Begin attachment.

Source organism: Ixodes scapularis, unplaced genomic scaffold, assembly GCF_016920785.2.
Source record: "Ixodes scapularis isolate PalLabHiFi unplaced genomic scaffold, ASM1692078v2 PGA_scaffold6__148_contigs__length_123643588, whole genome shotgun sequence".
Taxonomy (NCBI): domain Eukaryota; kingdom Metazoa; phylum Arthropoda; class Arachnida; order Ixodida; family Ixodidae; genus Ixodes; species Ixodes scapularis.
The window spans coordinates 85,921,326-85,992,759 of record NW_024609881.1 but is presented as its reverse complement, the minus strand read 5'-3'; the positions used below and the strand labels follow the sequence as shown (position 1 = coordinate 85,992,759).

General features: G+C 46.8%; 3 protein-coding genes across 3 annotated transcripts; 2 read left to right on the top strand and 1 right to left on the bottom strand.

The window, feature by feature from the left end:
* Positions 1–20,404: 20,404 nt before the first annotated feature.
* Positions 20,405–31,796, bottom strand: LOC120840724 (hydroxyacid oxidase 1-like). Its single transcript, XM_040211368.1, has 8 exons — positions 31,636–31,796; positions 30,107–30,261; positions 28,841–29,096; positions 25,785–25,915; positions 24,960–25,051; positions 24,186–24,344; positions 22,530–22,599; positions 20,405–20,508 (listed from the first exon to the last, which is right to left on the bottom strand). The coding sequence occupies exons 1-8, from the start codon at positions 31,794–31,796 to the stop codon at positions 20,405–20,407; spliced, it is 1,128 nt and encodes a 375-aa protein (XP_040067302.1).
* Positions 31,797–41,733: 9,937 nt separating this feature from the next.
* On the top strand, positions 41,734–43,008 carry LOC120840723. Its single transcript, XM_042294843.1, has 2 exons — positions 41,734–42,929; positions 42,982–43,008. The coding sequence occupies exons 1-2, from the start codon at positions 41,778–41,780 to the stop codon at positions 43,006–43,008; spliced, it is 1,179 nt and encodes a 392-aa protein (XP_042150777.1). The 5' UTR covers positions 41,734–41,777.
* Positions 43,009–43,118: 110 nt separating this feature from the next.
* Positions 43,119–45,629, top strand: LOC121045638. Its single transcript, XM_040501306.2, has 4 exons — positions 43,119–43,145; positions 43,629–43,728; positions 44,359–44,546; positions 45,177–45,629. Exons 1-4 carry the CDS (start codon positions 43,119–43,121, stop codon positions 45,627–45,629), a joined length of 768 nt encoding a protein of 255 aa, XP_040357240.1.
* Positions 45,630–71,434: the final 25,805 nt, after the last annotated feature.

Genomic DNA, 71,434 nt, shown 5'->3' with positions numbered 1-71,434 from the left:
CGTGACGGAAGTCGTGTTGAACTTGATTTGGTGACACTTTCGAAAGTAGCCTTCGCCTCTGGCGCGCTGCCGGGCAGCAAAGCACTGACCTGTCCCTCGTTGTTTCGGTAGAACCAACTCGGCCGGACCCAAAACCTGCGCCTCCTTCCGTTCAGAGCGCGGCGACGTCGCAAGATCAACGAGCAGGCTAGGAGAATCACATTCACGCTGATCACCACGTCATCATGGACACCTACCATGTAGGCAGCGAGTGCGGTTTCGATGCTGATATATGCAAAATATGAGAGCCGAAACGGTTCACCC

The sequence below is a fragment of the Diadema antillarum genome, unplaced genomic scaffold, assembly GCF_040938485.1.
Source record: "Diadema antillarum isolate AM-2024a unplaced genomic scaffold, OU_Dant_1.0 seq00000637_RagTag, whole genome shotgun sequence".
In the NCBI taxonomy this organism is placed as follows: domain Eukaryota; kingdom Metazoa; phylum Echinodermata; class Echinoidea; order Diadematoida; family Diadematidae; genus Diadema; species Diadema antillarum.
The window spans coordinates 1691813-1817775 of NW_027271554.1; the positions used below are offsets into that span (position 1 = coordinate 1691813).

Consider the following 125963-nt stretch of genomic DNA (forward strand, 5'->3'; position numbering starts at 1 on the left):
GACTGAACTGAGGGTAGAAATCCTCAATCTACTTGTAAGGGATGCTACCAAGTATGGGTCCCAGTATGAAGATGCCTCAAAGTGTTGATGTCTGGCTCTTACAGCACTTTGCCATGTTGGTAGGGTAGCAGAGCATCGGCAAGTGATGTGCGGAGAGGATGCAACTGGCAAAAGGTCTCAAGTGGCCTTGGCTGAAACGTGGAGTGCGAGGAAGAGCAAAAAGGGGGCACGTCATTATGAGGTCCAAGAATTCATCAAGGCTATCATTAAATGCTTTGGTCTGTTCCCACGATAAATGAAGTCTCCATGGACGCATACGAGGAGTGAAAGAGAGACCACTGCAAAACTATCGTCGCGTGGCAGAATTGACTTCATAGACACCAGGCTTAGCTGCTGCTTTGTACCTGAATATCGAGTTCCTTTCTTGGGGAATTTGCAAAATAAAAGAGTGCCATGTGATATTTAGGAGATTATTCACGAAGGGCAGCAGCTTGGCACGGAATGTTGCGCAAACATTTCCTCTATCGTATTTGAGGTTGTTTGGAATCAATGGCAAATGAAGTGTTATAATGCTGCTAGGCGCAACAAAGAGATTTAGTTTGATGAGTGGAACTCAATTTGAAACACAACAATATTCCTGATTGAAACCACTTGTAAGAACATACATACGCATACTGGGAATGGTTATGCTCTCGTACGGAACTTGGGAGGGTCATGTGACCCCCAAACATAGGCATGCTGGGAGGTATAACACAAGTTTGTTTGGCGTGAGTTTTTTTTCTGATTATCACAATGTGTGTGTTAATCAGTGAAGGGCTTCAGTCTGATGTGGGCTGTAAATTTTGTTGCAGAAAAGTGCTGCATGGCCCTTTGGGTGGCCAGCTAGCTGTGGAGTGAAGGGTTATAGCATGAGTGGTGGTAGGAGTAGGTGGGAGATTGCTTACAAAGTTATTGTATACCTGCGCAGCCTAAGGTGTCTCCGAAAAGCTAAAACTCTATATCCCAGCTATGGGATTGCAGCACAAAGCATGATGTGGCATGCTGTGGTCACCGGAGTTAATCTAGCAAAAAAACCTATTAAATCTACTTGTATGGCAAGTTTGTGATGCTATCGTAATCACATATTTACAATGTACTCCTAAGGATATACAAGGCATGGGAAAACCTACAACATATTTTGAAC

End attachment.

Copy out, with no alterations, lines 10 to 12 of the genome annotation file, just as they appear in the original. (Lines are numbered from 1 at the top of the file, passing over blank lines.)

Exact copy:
* On the top strand, positions 41,734–43,008 carry LOC120840723. Its single transcript, XM_042294843.1, has 2 exons — positions 41,734–42,929; positions 42,982–43,008. The coding sequence occupies exons 1-2, from the start codon at positions 41,778–41,780 to the stop codon at positions 43,006–43,008; spliced, it is 1,179 nt and encodes a 392-aa protein (XP_042150777.1). The 5' UTR covers positions 41,734–41,777.
* Positions 43,009–43,118: 110 nt separating this feature from the next.
* Positions 43,119–45,629, top strand: LOC121045638. Its single transcript, XM_040501306.2, has 4 exons — positions 43,119–43,145; positions 43,629–43,728; positions 44,359–44,546; positions 45,177–45,629. Exons 1-4 carry the CDS (start codon positions 43,119–43,121, stop codon positions 45,627–45,629), a joined length of 768 nt encoding a protein of 255 aa, XP_040357240.1.